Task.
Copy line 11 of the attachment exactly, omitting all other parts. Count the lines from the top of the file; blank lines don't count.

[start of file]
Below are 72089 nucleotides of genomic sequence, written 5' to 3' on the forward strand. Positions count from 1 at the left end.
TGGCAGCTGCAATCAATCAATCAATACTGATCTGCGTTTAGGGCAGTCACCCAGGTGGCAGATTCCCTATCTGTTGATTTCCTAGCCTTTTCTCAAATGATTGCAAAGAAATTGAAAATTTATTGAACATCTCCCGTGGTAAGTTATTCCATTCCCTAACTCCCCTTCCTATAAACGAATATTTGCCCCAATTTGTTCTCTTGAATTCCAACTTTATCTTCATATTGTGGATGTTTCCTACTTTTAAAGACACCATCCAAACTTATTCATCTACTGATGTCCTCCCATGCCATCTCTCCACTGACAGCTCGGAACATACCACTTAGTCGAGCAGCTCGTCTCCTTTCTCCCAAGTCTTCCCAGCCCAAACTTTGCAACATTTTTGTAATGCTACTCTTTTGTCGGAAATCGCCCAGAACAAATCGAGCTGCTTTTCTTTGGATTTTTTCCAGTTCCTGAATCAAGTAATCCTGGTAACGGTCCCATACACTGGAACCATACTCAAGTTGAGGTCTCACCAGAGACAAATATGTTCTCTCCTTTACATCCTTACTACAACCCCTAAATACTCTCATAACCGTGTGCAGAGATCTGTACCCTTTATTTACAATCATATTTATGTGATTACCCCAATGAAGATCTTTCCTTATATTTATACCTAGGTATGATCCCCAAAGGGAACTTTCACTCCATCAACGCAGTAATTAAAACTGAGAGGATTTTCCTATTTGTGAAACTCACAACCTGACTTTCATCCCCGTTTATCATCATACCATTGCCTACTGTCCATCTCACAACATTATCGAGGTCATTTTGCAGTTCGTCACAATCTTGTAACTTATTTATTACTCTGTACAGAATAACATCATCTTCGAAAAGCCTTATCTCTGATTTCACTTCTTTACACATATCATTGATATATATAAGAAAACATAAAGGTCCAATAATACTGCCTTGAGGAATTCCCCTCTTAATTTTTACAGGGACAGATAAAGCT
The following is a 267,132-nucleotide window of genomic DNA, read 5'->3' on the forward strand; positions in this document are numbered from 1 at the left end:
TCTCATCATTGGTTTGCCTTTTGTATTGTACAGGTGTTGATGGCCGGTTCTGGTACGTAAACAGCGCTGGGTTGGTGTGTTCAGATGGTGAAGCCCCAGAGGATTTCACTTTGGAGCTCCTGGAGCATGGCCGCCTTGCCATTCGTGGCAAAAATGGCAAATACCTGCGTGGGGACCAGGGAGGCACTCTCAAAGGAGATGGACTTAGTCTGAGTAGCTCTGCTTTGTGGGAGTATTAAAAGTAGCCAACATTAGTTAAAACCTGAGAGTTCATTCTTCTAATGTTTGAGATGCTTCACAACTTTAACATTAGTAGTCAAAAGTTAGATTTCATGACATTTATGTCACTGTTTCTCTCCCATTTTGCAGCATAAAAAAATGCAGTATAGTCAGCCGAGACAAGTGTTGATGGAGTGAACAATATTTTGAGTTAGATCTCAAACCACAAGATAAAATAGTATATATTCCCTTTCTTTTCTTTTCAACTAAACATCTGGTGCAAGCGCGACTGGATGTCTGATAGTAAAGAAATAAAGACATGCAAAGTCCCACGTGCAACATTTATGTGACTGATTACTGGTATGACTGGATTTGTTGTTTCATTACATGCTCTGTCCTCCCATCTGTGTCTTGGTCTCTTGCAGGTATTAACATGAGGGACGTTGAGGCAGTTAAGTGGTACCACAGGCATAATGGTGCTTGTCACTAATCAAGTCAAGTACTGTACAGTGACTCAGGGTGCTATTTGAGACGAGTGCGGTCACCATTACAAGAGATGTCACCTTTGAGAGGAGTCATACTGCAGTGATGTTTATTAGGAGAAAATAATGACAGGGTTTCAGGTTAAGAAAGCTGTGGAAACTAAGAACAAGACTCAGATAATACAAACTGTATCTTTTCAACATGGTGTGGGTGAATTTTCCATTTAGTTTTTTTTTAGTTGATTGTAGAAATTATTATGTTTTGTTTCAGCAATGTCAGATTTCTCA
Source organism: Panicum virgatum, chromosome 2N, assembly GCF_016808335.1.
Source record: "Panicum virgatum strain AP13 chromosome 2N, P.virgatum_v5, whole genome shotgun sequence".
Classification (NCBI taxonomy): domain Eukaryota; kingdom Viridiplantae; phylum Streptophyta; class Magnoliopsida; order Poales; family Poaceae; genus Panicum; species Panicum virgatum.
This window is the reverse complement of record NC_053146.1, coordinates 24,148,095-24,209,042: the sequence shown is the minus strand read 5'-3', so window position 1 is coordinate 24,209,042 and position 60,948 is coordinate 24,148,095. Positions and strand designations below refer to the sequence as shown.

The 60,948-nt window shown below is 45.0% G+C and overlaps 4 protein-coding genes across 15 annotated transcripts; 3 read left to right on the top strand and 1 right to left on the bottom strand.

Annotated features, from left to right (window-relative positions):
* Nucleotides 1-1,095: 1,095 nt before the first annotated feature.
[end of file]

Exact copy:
* Nucleotides 1-1,095: 1,095 nt before the first annotated feature.